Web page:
Steve Raichlen has more pies in the oven than fingers to put in them. He teaches cooking in his home town of Cambridge and out of state in New Hampshire and has worked as a translator at La Varenne cooking school in Paris.
He has assisted foreign chefs traveling in the United States, written several books on restaurants plus a cookbook, and he is the infamous masked restaurant reviewer for a local magazine who sends chills up the spines of Boston chefs.
Steve, who has the build of a jockey, doesn't have a white horse but does in fact don a black mask when a camera is pointed in his direction.
It's all part of his trying to remain anonymous when reviewing restaurants. But, he admits, ''I know of a couple of restaurants that have my picture, sans mask, on their refrigerator door.'' They're not about to tell Steve how they got it.
''It was a matter of self-defense,'' Steve reflects, speaking of his early interest in food. ''I couldn't wait for my parents to leave the house so I could raid the refrigerator.''
Young Steve and his parents were, and are, very close. But not in the kitchen. ''They were terrible cooks. They still are.''
If the '60s were the years of the flower children, the '50s had to be the ''Kraft generation.'' Steve, like many of that era, was weaned on Velveeta and teethed on half-full TV dinner trays.
Being born an Army brat in Japan didn't save him. ''I left Japan for Baltimore when I was eight months old and never even saw a piece of sushi until I was 20.''
For some years his interest in food lay latent. But when it developed, it burst like a popover.
In his senior year - somewhere between Proust and Voltaire - he applied for, and surprised himself when he got, a $7,000 fellowship to study medieval cooking for a year in Europe.
After months of blowing dust off old cookbooks and touring cheese factories, he was hopelessly entrenched in food history. Six months in Paris at the Cordon Bleu and La Varenne cooking schools sealed his fate.
Now Steve teaches cooking techniques and keeps Bostonians informed about where to eat and where not to. Anyone spending any length of time in Boston would do well to peruse a copy of ''Steven Raichlen's Guide to Boston Restaurants.'' If you like what you eat, Steve's ''Dining In - Boston'' (Peanut Butter Publishing, $7.95) cookbook would make a memorable souvenir.
These days Steve is most excited about his ''Taste of the Mountains'' cooking classes in New Hampshire at the 100-year-old Bernerhof Inn. Classes run biannually in the autumn and spring.
Tuition with lodging for a five-day course runs about $500. There Steve dons his kitchen whites and teaches his method of classical and contempary French cuisine.
''Teaching cooking is like learning a language,'' says Steve. ''The techniques are the grammar; ingredients are the vocabulary.''
Any favorite foods? ''After a week of reviewing restaurants, I can't wait to rush home and make. . . .'' Steve Raichlen's Graham Cracker Mush 6 Honey Maid Graham Crackers 1/2 teaspoon cinnamon 2 teaspoons sugar 1/2 cup cold milk
Arrange graham crackers in deep bowl. Sprinkle with cinnamon and sugar. Add milk. Let stand 5 minutes. Mush thoroughly. Enjoy.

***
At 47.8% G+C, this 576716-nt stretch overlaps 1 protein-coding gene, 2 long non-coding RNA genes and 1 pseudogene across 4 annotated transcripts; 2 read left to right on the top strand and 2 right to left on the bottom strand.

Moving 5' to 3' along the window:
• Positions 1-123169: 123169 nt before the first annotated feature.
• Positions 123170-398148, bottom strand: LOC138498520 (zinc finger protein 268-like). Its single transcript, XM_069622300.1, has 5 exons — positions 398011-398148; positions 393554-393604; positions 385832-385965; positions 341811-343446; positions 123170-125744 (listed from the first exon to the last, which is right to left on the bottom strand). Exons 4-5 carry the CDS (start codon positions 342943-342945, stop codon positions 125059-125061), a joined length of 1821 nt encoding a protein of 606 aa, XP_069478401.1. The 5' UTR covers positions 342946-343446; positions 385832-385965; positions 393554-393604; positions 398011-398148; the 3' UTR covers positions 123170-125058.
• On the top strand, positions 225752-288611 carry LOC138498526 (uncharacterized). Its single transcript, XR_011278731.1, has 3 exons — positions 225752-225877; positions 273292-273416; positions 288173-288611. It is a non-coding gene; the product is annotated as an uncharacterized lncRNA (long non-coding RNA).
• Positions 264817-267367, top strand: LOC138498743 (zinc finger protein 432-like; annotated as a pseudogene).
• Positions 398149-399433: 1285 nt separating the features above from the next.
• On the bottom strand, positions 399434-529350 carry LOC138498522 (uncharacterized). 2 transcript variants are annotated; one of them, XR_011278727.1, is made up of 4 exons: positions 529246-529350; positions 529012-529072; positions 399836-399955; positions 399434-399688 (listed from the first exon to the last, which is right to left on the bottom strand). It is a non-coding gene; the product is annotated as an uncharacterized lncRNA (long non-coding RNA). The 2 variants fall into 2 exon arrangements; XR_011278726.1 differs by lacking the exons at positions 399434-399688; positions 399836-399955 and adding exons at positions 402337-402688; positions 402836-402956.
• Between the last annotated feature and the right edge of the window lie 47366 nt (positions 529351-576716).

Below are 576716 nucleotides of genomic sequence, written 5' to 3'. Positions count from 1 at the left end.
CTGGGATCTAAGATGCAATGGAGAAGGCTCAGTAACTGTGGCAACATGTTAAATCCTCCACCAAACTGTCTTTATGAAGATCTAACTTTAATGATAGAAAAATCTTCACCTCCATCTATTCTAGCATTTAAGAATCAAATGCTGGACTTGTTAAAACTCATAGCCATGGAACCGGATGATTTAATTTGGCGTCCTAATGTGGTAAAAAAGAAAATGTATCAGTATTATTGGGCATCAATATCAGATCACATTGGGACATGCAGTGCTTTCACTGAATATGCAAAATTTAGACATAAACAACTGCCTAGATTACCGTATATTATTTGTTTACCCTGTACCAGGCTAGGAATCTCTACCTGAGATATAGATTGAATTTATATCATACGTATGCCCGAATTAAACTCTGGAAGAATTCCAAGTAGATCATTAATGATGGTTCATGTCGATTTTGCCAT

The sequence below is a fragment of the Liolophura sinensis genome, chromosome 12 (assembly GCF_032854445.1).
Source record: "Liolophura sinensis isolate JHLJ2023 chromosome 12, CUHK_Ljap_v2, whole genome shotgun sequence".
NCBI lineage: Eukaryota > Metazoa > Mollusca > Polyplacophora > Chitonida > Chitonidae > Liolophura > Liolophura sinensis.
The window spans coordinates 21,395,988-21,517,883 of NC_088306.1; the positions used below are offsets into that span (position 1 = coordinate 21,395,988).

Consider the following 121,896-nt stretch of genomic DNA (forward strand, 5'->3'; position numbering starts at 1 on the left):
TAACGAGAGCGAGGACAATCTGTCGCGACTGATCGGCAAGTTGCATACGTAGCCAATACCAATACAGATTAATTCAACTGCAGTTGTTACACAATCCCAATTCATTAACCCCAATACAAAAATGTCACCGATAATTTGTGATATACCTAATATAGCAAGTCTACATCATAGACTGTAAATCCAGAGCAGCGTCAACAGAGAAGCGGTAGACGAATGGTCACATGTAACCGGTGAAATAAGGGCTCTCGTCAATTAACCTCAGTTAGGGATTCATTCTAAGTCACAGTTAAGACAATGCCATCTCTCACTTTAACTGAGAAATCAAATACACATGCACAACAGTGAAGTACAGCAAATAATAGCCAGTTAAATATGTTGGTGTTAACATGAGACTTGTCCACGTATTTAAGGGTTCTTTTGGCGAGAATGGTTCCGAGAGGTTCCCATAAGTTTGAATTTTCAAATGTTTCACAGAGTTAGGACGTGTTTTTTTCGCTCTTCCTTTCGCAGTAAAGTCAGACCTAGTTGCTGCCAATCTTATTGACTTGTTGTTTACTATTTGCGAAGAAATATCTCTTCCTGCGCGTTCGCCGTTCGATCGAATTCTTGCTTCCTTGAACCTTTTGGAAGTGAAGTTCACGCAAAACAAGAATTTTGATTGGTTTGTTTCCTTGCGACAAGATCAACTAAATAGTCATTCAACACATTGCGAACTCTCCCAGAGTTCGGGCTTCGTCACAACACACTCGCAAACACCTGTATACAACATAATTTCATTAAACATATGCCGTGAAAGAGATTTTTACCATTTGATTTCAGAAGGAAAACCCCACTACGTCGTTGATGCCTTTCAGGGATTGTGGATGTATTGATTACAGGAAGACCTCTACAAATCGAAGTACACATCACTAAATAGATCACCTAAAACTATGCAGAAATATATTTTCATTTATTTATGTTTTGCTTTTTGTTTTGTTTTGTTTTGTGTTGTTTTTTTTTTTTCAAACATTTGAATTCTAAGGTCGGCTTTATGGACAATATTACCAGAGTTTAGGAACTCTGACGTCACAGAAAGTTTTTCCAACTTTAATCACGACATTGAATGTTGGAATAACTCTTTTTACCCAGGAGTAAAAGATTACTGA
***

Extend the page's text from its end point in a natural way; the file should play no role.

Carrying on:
What could be easier?
I arrived to review one cooking lesson in Cambridge and was immediately invited to put down my pencil and pick up a knife. So much for notes.
The lesson that night covered braising fish, and as I was doing double time mincing an onion with one hand and trying to bring back a curdled Hollandaise sauce with the other, Steve kindly slipped me his notes on the subject.
All About Braising Fish
Braising is a moist cooking method ideally suited to such delicate foods as fish and variety meats.
As with baking, the food is cooked in the oven; as with poaching, the food is cooked in liquid to cover.
The moist heat helps prevent delicate foods from drying out, but at the same time it will also tenderize tough cuts of meat and poultry.
Braising is probably the easiest, most reliable way to cook fish. Butter a shallow roasting pan, spread with chopped aromatic herbs and vegetables - carrots, celery, onions, and a favorite herb or spice. Cut fish into uniform pieces, season, and arrange on top of the vegetables. Add a liquid such as cream , fish stock, or soy sauce to moisten fish, then top with more aromatic vegetables and seasonings.
Cover pan with foil, bring liquid to a boil on stove top, then bake in oven until fish flakes when pressed with a finger.
Serve with poaching liquid, or thicken liquid to make a sauce.
Never braise fish in an aluminum or cast-iron pan, as the metal will react with any acid in the braising liquid.
This technique is particularly well suited to rack of lamb, Cornish hens, or any other delicate roast.
First paint meat all over with a thick, flavorful condiment. Mustard, mayonnaise, pesto, or honey are often used.
Dredge in fresh, herb-flavored bread crumbs. Crumbs may be mixed with chopped parsley and garlic, for example.
Roast in a hot, 425-degree F. oven.
This coating forms a crisp crust, while keeping the meat inside moist and tender.
Crumb roasting can also be used on fillet of fish, and it makes delicious baked, stuffed tomatoes.